In this course, we’ll take you on a journey to using Golang for security purposes such as OSINT technicals, scanning, reconnaissance, interacting with APIs and many more techniques that are essential for penetration testers and hackers. Everything is different because it is Golang! Golang is used in a wide range of security projects.
Who is this course for?
This course is for you if you are a Network Engineer, Hacker, Penetration Tester, Network Security, System Administrator and you are looking for a source to start penetration testing with Golang.
Why take it NOW?
Because the Golang is becoming more and more popular and its use in the field of security. So that in the near future most projects and security tools will be written in Golang.
Why this course?
It is a hands-on and practical course that avoids theoretical concepts. You can take this course if you want to level-up your knowledge in the penetration testing field and programming. This course is for you if you would like to write your own security tool with Golang.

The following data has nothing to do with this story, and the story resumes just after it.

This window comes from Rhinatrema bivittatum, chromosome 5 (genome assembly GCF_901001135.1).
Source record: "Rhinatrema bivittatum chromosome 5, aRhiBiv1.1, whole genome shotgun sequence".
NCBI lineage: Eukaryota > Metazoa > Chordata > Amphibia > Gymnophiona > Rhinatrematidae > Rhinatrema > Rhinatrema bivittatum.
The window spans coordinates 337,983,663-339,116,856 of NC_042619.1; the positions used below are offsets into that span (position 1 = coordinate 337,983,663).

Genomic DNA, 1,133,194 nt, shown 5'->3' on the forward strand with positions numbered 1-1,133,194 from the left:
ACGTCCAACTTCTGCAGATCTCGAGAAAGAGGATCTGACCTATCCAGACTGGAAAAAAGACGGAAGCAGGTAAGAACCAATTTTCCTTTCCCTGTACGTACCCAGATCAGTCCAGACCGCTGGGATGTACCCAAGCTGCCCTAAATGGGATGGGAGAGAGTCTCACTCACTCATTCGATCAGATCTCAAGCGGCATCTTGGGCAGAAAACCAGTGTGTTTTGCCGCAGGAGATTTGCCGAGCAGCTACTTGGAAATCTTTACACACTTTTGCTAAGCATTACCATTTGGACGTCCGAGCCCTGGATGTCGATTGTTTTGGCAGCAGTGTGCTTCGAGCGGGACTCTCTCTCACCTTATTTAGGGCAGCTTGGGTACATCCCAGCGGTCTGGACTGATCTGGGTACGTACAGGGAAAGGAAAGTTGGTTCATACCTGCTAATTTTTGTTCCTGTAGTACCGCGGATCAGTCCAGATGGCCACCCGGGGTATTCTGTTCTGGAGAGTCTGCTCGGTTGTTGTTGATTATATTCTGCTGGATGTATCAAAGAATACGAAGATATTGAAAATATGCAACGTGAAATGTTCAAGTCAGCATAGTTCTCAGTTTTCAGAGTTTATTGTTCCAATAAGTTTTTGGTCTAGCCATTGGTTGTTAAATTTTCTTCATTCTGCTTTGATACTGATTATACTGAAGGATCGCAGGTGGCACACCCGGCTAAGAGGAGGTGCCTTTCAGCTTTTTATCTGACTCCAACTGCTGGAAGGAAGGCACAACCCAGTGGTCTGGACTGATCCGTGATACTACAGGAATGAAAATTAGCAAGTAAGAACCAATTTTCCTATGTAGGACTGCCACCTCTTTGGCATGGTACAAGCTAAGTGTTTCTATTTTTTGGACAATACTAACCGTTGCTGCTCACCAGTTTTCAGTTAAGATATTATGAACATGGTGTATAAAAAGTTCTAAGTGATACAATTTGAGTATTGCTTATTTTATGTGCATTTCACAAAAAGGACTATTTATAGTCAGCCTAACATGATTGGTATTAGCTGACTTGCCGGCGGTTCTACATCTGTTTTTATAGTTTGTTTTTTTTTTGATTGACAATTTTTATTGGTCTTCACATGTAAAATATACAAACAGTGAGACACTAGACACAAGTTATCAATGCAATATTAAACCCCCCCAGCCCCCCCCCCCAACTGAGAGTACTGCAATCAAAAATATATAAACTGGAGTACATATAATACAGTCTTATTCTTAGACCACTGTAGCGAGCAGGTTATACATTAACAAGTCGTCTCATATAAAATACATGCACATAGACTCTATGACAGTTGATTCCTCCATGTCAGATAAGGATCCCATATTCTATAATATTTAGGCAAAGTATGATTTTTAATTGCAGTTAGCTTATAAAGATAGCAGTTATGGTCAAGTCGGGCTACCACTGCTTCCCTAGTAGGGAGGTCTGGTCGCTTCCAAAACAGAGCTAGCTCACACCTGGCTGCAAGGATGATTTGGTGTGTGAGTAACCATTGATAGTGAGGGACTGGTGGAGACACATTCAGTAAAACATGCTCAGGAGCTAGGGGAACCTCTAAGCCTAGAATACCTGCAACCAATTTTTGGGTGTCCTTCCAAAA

What skills will you gain?
- Concurrency programming
- Write your own security tools
- Golang network modules
- Networking with Go
- Socket Programming and using it for penetration testing
- Interacting with search engines and APIs
What will you learn about?
- HTML Scraping and Escaping
- Goroutine and concurrency technicals in Go
- Bruteforce Attacks
- Information gathering and Scanning phases
Throughout the course:
- And many Go packages
Tools to be taught in specific modules:
- Installation and Introduction:
- Go compiler
- Go syntax:
- Golang Pure
- Enumeration and Scanning:
- Golang Pure
- Packet Capturing:
- Brute Force:
- Shodan API
- Web Scraping:
Course general information:
DURATION: 6 hours
CPE POINTS: On completion you get a certificate granting you 6 CPE points.
Course launch date: November 17th 2020
- Accessible even after you finish the course
- No preset deadlines
- Materials are video, labs, and text
- All videos captioned
Estimated times to finish the course modules: